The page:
The meaning of autonomy in medicine

By Roger Collier | CMAJ | Aug. 22, 2016

“How long are we going to have autonomy if we don’t start to take responsibility for some of the things we are seeing in the health care system?” asked Kimberly Williams, president of Resident Doctors of Canada. (Mark Holleron/CMA)

At first, the discussion focused on the importance of physician autonomy. Then it shifted to a question: what exactly do we mean by “autonomy” in medicine? Finally, near the end of the discussion, one physician made a suggestion: let’s use another word.

“Could we consider replacing the word ‘autonomy’ — it flies in the face of what we have been talking about: collaboration, integration, teamwork, et cetera — and consider the word ‘responsibility’?” Dr. Jasneet Parmar of Alberta  asked today at a session on emerging issues in health at the annual meeting of the Canadian Medical Association (CMA).

Indeed, it is time to “elevate the conversation,” suggested Dr. Joanne Sivertson of Saskatchewan. “We really, really need to define ‘autonomy’” she said, noting that freedom from undue influence is not the opposite of teamwork.

Some physicians, however, appeared pretty comfortable with the word “autonomy,” stating that it was a pillar of the medical profession. Independence is what permits physicians to put their patients’ needs first, they argued. “As more physicians are being told where to practise, how to practise and what services to provide, there are concerns that the autonomy of the physician as an independent contractor and patient advocate is being significantly eroded,” said Dr. David Milne of Nova Scotia.

How a physician is paid can also affect their independence, some argued. This is the case in the North West Territories, where physicians are given salaries by the government, noted Dr. Ewan Affleck of Yellowknife. As employees, physicians have a duty to their employer and must adhere to a code of ethics. Yet they also have a duty to their patients. “At times, they are in conflict,” said Affleck.

Others noted that medical officers of health, and many other public health physicians, are also employed by provincial or territorial governments. And when their advocacy work on behalf of the public conflicts with government agendas, there is the risk of political interference.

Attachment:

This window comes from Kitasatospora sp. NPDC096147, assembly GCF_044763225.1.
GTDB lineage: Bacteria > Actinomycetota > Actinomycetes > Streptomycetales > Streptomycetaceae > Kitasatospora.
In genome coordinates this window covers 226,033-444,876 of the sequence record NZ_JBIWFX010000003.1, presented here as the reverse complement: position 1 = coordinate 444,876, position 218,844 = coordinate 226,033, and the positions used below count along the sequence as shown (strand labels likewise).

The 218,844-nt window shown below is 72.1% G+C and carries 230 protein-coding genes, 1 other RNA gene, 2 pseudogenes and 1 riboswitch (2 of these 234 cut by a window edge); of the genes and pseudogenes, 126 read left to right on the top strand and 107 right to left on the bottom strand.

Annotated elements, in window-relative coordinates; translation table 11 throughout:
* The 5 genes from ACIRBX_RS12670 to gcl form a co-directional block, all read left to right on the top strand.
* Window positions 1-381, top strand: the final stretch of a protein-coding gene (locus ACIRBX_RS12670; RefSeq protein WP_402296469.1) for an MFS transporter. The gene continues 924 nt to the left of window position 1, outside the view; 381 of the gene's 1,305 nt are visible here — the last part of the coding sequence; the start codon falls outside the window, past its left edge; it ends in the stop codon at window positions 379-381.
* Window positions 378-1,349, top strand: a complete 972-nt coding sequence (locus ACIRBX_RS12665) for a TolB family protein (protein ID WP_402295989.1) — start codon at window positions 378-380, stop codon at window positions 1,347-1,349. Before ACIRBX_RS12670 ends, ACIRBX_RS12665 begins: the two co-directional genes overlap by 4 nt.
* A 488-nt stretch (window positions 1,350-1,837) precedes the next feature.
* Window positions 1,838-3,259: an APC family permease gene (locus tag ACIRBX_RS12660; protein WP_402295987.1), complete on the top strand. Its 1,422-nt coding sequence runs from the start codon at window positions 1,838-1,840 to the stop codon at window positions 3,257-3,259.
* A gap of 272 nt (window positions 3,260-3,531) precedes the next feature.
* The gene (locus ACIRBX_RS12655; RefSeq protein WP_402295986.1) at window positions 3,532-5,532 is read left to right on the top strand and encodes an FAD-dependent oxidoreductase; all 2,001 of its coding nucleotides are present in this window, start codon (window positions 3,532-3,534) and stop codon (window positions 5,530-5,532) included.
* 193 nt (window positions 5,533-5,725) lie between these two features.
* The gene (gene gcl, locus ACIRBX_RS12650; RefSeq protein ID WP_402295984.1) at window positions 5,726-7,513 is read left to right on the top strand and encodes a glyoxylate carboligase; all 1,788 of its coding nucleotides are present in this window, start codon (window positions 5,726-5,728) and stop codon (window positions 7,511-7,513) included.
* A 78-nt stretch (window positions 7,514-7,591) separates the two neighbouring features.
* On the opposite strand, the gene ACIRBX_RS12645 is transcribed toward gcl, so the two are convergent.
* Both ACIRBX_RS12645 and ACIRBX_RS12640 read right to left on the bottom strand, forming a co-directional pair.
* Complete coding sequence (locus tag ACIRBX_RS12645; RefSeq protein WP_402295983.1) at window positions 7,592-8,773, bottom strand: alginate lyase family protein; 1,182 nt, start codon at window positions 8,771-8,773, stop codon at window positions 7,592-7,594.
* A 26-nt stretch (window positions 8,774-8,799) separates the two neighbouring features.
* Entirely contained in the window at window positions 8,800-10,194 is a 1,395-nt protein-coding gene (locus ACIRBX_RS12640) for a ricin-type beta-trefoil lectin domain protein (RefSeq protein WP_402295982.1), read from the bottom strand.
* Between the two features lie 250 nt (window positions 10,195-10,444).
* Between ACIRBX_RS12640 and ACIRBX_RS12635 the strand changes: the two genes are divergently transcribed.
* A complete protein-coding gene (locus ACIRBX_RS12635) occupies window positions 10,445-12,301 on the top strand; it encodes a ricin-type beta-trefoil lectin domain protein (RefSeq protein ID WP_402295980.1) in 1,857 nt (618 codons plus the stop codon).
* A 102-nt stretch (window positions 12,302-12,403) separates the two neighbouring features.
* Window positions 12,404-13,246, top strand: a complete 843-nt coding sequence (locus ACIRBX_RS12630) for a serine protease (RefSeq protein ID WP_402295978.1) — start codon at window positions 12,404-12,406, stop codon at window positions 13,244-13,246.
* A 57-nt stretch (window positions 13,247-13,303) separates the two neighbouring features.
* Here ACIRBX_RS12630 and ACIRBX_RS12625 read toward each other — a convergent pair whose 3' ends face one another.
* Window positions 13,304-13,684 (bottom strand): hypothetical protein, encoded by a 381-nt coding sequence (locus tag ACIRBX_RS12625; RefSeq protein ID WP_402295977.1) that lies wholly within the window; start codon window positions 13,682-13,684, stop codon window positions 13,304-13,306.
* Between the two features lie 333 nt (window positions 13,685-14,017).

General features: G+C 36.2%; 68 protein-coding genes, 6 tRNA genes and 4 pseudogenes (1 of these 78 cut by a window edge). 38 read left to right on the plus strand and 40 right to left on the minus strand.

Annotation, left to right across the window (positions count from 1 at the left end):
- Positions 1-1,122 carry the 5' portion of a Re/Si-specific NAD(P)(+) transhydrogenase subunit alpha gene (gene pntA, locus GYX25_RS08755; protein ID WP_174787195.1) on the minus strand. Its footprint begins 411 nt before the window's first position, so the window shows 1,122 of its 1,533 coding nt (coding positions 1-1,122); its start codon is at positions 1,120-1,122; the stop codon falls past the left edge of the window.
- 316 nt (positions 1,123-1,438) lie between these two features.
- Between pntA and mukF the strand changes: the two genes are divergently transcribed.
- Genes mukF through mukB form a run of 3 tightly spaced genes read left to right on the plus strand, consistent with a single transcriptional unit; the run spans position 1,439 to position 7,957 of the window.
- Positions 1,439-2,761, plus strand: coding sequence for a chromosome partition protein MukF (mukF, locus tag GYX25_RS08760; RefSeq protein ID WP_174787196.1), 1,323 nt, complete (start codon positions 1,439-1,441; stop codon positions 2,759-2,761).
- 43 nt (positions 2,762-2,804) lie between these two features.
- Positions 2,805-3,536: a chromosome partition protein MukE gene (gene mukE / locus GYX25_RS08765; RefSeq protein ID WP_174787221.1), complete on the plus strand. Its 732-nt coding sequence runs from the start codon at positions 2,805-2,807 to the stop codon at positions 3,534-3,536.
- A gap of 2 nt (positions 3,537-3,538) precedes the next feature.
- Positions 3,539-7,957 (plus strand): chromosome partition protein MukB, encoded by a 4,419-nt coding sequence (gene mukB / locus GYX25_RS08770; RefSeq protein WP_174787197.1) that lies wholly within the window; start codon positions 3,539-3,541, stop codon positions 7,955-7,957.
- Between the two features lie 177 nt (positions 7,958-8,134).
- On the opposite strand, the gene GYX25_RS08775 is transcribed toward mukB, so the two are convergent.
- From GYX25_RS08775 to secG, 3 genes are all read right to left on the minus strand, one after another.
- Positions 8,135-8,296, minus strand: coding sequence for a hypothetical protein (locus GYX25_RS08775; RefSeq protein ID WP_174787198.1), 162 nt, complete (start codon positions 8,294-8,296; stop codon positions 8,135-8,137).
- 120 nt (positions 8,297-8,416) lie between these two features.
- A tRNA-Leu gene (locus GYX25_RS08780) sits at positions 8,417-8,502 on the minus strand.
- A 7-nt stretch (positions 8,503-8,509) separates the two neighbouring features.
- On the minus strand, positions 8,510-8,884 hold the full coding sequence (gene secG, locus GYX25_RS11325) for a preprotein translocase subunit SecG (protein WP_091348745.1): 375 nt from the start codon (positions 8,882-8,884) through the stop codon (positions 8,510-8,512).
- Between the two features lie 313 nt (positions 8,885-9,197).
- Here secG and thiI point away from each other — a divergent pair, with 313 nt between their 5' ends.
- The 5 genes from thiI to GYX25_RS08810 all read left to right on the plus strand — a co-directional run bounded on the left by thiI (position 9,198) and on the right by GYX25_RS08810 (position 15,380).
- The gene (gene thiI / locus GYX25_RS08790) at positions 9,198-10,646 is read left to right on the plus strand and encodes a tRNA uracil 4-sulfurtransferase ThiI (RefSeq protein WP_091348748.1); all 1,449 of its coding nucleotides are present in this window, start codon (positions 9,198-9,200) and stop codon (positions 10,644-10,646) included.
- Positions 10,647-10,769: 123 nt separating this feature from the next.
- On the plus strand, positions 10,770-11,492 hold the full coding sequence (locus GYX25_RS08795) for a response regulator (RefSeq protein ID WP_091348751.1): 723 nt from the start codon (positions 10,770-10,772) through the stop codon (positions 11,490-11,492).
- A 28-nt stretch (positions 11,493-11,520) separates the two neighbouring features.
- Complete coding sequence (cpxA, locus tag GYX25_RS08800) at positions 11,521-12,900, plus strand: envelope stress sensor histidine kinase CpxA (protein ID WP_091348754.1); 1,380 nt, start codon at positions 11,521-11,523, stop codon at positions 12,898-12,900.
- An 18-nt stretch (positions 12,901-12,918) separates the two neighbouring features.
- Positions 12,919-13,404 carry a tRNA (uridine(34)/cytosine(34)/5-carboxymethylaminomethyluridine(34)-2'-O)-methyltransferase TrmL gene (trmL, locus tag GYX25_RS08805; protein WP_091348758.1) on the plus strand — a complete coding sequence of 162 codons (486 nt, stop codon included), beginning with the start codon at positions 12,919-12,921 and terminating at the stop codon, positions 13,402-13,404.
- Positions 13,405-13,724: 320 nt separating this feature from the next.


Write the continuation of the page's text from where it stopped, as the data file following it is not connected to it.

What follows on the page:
“Unfortunately, examples of this are not rare in Canada,” noted Dr. Austin Zygmunt of Nova Scotia, who stressed the importance of public health legislation to protect advocacy work.

As more physicians are being told where to practise, how to practise and what services to provide, there are concerns that the autonomy of the physician as an independent contractor and patient advocate is being significantly eroded

For the profession as a whole, however, the focus on payment structures may be misguided, suggested Dr. André Bernard, an observer from Nova Scotia. “It goes well beyond being independent contractors,” said Bernard. “I would draw caution that we do not bite our nose off to spite our face just in the name of a physician financing system that may be archaic and may need to change in certain contexts and certain jurisdictions in Canada.”

It is important for physicians to remember that the professional autonomy they enjoy is a privilege granted in exchange for their responsibilities to society, noted Dr. Yun Jen, president of the Québec Medical Association. “We are talking about a social contract here,” she said (through a translator). If the medical profession is losing its autonomy, she suggested, it may be because it has failed in its collective responsibility to society.

Dr. Kimberly Williams, president of Resident Doctors of Canada, also pointed to the bigger picture. Autonomy allows physicians to be leaders, she said, and that comes with a responsibility to take action to help create a sustainable health care system. “How long are we going to have autonomy if we don’t start to take responsibility for some of the things we are seeing in the health care system?”

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